Durham Nursing Home Fined After Four Die From Pneumonia

 Written By Kate Farrish

A Durham nursing home has been fined $2,000 for lapses in patient care in connection with an outbreak of viral respiratory illnesses at the home in April, in which four patients died of pneumonia. Nearly half of the home’s 43 residents were sickened during the outbreak, state records show.

The state Department of Public Health released details of the citation and fine against Twin Maples Health Care Facility on Friday. It also released details of fines against an East Hampton home and a Danbury home.

Twin Maples officials did not report the illnesses as an outbreak until April 24, nine days after 10 percent of the residents had symptoms, the state citation said. By April 30, 20 residents and three staff members were ill. Four patients, who also had underlying health problems, died of pneumonia at the facility or in hospitals on April 22, 23 and 28, records show.

On April 24, the home provided training to its employees on limiting the outbreak and stepped up cleaning of common areas. But state officials said in the citation that the staff failed to implement infection prevention measures, did not sufficiently isolate the sick patients, and did not wear masks during the outbreak. The home’s medical director told state officials that the staff took appropriate precautions and kept the sick patients in their rooms, but decided that masks were unnecessary.

A Twin Maples official declined to comment Friday.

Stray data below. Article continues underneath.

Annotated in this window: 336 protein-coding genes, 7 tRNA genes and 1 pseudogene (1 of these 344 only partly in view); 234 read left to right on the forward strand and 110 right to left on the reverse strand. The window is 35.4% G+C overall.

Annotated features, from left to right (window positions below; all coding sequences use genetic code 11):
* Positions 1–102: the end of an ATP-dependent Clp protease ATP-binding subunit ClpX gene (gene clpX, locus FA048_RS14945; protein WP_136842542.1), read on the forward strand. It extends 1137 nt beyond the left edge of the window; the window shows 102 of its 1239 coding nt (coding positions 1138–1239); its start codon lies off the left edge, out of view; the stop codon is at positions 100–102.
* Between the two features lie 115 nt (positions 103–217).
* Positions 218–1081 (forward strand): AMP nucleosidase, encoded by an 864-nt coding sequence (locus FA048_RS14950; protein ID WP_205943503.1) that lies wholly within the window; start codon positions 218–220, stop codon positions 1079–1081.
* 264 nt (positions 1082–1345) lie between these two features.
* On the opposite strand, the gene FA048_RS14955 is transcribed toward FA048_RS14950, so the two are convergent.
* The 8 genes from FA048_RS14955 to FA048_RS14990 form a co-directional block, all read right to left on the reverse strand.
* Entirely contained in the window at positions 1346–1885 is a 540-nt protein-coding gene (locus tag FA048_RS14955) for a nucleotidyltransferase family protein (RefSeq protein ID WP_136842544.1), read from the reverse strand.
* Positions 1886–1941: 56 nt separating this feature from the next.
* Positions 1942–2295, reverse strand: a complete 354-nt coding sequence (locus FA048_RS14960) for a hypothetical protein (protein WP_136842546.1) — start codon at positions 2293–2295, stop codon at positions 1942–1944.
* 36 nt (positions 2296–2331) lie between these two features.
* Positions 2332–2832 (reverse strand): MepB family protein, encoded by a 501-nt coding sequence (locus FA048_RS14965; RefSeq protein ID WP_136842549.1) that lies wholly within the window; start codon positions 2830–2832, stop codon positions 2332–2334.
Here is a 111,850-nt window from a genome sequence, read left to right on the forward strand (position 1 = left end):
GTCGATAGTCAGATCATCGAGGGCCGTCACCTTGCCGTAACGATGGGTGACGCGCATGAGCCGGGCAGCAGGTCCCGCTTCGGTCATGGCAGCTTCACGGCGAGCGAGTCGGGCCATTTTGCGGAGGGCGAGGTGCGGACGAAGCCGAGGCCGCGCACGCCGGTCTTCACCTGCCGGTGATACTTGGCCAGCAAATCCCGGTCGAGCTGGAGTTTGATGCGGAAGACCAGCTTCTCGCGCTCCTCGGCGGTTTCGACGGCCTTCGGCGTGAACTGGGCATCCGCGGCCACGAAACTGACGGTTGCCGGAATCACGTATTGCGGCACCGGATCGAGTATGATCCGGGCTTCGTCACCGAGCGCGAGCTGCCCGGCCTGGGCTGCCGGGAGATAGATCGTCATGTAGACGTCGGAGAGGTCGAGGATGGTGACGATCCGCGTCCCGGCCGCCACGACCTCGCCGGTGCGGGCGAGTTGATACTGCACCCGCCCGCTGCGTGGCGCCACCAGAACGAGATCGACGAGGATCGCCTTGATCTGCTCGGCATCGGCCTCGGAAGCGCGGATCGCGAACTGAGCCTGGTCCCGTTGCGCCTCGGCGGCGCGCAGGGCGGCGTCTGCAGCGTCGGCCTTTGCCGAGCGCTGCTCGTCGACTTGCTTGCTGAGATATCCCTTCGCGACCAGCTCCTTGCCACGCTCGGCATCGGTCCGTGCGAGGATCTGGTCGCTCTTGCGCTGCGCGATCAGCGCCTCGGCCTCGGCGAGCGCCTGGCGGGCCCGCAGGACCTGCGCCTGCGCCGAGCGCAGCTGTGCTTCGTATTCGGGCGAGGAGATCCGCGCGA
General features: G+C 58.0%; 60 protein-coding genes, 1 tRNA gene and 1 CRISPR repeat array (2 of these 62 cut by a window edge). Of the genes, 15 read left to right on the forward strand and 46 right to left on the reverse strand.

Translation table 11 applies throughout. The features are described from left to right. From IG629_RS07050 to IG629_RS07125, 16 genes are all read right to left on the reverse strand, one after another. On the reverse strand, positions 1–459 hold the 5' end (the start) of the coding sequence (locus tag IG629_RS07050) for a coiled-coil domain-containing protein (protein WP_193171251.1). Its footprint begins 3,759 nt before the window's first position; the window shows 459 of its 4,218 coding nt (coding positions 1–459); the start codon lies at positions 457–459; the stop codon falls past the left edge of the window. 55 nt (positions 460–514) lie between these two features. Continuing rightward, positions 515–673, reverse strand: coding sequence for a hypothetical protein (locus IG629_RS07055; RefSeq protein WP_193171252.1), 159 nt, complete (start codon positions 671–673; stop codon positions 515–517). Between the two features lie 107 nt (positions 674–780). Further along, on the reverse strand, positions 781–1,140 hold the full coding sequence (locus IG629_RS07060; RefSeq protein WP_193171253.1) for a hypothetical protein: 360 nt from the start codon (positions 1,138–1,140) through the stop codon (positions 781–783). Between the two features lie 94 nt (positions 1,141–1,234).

In two unrelated citations dated Jan. 29, DPH imposed a total of $2,720 in fines against the Cobalt Lodge Health Care and Rehabilitation Center in the Cobalt section of East Hampton in connection with lapses in the care of three patients.

In September 2012, a resident was found to have gone five days without a bowel movement without a doctor’s treatment orders being followed, state records show.

In October 2012, a Cobalt Lodge resident broke a knee, and an orthopedist concluded the injury was caused by “a direct blow or resisted contraction bending,’’ records show.

In the third Cobalt case, in November 2012, a resident with Alzheimer’s disease became dehydrated. State records show the staff failed to properly monitor the resident for symptoms of dehydration.

Administrator Todd Zagorski could not be reached for comment Friday.

In another case, DPH fined the Pope John Paul II Care and Rehabilitation Center of Danbury $1,160 on May 22 for failing to provide enough pain medicine in April to a resident with shingles. State records show the resident missed 32 doses of the painkiller Neurontin when a nurse admittedly failed to verify the medication order before placing the order with a pharmacy.

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2 Comments on "Durham Nursing Home Fined After Four Die From Pneumonia"

  1. Senior Citizen | June 16, 2013 at 5:32 am |

    I cannot believe how little value the state has on human lives. These people are the most helpless and the nursing homes are fined only $2.000 for the negligence. I really appreciate your reports on these nursing homes. I hope others read these stories of neglect and I hope someone in the State of CT thinks about raising the fines on these places instead of seeing how they have to raise taxes on fuel and other things. Life is more valuable, you cannot set a price on a person’s life but the fines should make the nursing homes feel the pain. $2.000 is nothing for them will all the money they collect from insurance and the state. I also think health insurance companies should look into the places that are fined and monitor them.

  2. A Concerned Senior | June 17, 2013 at 6:11 pm |

    I agree that the fine is not enough to make any difference in the care at that facility. I hope there is a website where all these fines and complaints are monitored so that when someone is looking for a home they can see how many times that facility has been fined and for what. The lives of these four individuals is certainly worth more $500 each. I spent over $200,000 for care of my mother so I know how much money these facilities take in and how little they expend for individual care.

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